Tired of wasting your money on shaving products that don’t deliver? Don’t waste your money on these 6 gimmicks.
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Many people swear by multi-blade razors, saying they get the best shave they’ve ever had. While that might be true, it just means they’re getting a better shave from inferior razors.
People who believe they get a superior shave from a multi-blade razor have never used a safety razor. Safety razors utilize a single, sharp blade that isn’t wrapped in wire. A safety razor gives a clean, close shave with minimal effort – you don’t even need to use pressure.
Heated razors sound like a miracle product. Everyone knows heat makes shaving better. Back in the old days, men would wrap their necks and faces with hot, steamy towels to prepare for a shave. A heated razor sounds like a shortcut, right? Well, not exactly.
A heated razor doesn’t come close to a traditional shave with hot towels. In fact, an avid razor-tester from Wirecutter tried Gillette’s $200 heated razor and concluded it would be better to use hotter water or heated lather.
The problem is that there is no substitute for pre-heating the area you want to shave either with a hot shower or steamy towels. The purpose of wrapping yourself in hot towels before you shave is to soften your skin and hair so the hair shaves off effortlessly. You can only do this with moist heat. A heated razor doesn’t provide moist heat – only superficial warmth.
You can’t press something warm against your face a split second before shaving and expect the heat to make a difference. The heat might feel good against your skin, but it won’t soften your whiskers.
Razors designed for men vs. women
A blade is a blade, but for people who respond to gender-based marketing, that’s not true. For example, many women prefer to buy pink disposable razors because they perceive men’s razors as rougher on the skin. However, there’s nothing gentle about dragging 5 blades across your skin – a pink handle doesn’t change this fact.
Razor companies capitalize on the fact that women prefer to buy razors that are thinner and come in colors like pink, purple, and light blue. Companies like Gillette, for example, charge a 20% markup for shaving products marketed toward women.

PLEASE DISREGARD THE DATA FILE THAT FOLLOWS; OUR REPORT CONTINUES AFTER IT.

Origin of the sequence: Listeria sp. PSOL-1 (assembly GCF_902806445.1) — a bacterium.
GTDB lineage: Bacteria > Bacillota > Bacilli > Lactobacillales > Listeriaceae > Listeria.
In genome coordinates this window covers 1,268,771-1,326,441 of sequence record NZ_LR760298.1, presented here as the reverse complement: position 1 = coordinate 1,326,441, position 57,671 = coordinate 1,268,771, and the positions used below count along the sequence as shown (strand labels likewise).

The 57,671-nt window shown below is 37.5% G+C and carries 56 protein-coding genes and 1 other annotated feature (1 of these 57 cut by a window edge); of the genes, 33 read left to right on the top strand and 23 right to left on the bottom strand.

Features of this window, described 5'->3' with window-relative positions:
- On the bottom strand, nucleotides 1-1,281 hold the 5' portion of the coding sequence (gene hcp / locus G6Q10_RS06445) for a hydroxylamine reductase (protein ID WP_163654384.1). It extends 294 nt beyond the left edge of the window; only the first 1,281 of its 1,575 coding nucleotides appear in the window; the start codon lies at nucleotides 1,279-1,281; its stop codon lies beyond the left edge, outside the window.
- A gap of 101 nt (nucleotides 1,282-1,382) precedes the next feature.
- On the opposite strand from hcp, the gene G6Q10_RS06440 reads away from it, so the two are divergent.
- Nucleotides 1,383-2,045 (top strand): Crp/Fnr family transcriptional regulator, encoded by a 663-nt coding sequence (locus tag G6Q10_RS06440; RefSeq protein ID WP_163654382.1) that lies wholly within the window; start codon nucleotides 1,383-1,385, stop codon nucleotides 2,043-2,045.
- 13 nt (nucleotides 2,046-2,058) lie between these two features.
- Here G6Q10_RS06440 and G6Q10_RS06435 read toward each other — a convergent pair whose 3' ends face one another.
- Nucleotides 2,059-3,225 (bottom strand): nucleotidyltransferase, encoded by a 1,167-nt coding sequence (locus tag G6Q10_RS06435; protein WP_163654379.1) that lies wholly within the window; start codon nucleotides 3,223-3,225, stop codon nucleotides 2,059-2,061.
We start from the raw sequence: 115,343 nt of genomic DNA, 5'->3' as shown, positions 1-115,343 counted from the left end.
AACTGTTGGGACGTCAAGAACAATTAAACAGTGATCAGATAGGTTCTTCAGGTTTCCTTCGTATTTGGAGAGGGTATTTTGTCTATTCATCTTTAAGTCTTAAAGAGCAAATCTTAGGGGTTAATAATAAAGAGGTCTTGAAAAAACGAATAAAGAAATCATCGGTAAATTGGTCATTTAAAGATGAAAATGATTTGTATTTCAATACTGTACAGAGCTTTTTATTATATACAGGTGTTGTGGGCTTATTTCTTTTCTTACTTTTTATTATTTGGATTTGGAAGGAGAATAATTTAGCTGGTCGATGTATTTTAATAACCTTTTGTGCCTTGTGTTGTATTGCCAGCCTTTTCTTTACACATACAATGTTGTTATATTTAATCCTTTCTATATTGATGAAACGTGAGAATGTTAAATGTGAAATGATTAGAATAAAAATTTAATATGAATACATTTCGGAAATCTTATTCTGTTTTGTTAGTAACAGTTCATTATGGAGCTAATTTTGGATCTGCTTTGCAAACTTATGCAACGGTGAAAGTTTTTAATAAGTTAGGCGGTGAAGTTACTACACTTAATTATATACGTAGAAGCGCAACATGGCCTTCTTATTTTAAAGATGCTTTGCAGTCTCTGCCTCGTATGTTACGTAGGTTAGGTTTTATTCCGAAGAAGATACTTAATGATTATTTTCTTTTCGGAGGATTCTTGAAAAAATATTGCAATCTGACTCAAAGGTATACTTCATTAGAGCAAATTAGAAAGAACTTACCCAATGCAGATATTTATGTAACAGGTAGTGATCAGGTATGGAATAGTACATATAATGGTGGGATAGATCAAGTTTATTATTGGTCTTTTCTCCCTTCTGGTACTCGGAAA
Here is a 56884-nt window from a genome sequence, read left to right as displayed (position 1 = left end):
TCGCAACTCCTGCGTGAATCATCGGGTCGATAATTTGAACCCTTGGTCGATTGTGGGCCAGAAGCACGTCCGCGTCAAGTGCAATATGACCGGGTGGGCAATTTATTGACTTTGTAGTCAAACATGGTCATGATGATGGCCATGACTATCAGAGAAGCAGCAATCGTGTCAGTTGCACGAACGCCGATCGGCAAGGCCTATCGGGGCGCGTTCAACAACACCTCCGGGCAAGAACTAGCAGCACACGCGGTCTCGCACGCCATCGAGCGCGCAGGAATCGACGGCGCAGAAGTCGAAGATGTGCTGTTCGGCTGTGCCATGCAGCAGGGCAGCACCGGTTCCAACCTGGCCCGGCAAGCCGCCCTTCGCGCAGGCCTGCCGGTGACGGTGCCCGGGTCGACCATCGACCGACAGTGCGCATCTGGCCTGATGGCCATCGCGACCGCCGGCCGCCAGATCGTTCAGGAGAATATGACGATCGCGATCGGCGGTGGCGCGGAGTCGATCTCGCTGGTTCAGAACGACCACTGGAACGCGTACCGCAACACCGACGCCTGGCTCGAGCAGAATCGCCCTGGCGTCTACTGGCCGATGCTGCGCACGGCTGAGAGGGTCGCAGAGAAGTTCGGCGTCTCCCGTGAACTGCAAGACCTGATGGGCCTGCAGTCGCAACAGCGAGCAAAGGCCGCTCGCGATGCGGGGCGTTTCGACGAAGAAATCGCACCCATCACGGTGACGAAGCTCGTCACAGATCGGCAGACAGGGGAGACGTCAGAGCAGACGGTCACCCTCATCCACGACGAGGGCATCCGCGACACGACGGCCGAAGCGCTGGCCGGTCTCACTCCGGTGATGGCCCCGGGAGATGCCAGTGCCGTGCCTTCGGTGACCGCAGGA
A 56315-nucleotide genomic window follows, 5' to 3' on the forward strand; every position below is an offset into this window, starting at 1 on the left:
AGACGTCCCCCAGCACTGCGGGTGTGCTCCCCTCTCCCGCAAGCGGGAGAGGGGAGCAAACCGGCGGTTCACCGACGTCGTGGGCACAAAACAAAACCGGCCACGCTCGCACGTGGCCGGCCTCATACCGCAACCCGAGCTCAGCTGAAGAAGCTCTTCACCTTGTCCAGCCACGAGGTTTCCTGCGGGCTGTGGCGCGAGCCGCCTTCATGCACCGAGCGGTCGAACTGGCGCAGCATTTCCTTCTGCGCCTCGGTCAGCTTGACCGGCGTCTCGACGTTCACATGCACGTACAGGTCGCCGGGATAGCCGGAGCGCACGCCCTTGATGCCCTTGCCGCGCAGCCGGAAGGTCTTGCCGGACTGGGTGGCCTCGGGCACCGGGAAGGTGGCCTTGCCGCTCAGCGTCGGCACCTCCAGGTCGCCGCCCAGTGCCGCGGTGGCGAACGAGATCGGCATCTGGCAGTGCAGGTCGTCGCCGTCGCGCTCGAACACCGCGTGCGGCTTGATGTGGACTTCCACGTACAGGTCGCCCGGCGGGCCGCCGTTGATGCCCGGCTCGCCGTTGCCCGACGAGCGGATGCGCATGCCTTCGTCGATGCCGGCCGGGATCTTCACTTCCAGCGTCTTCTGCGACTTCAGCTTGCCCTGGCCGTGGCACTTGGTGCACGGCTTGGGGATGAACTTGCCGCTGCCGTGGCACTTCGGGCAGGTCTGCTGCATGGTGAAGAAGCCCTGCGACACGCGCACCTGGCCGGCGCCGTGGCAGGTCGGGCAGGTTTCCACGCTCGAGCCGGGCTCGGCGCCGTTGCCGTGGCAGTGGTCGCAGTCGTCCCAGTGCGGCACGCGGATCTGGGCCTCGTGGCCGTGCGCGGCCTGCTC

Blades designed for sensitive skin
Razor manufacturers always find a way to cash in on sensitive skin. If a razor company says they’ve developed blades for sensitive skin, it’s not true. In reality, the entire disposable razor industry creates blades that directly cause razor bumps and burn.
Razors designed for sensitive skin do get results for most people. However, the claim is misleading. All they’ve done is separate the razor’s multiple blades to prevent the pulling and tugging that causes razor burn and ingrown hairs.
Calling these blades “designed for sensitive skin” is misleading because you don’t need a fancy multi-blade razor with spaced out blades to avoid razor burn. Even when spaced out, multiple blades are unnecessary.
Technically speaking, the only razors truly built for sensitive skin are straight razors and double-edged safety razors. However, it’s not that these razors are designed for sensitive skin, but rather, their design is simply effective.
Rolling razors were one of the more interesting shaving gimmicks to hit the market. They have since disappeared and are no longer for sale by the manufacturer.
At first glance, it looks strange, but the commercials made the rolling razor sound reasonable. For example, controlling your razor close to the razor head does give you more control, but what’s with the dual head? Oh, that’s for quickly alternating shaving with and against the grain, just like Mr. Miyagi taught Daniel to paint a fence.
Independent blade suspension
The idea behind independent blade suspension is that fixed blades make it hard to shave concave areas (like armpits). Multiple blades with independent suspension, however, will bend into the contour for a perfect shave.
This sounds logical, but multi-blade razors are already a design flaw in the world of shaving. The mere existence of multiple blades makes it hard to shave concave areas. A single, sharp blade from a safety razor will produce a better shave than a multi-blade razor with independent blade suspension.
Besides, when was the last time you came at your armpit head-on in the middle with your razor?
Stick with basic shaving
Simple is always better. Whether you prefer disposable razors, cartridge razors, or you’re brave enough to use a straight razor – simple is best. As long as you can make a good lather and you’re happy with your razor, there’s no need to buy the next shaving gimmick.
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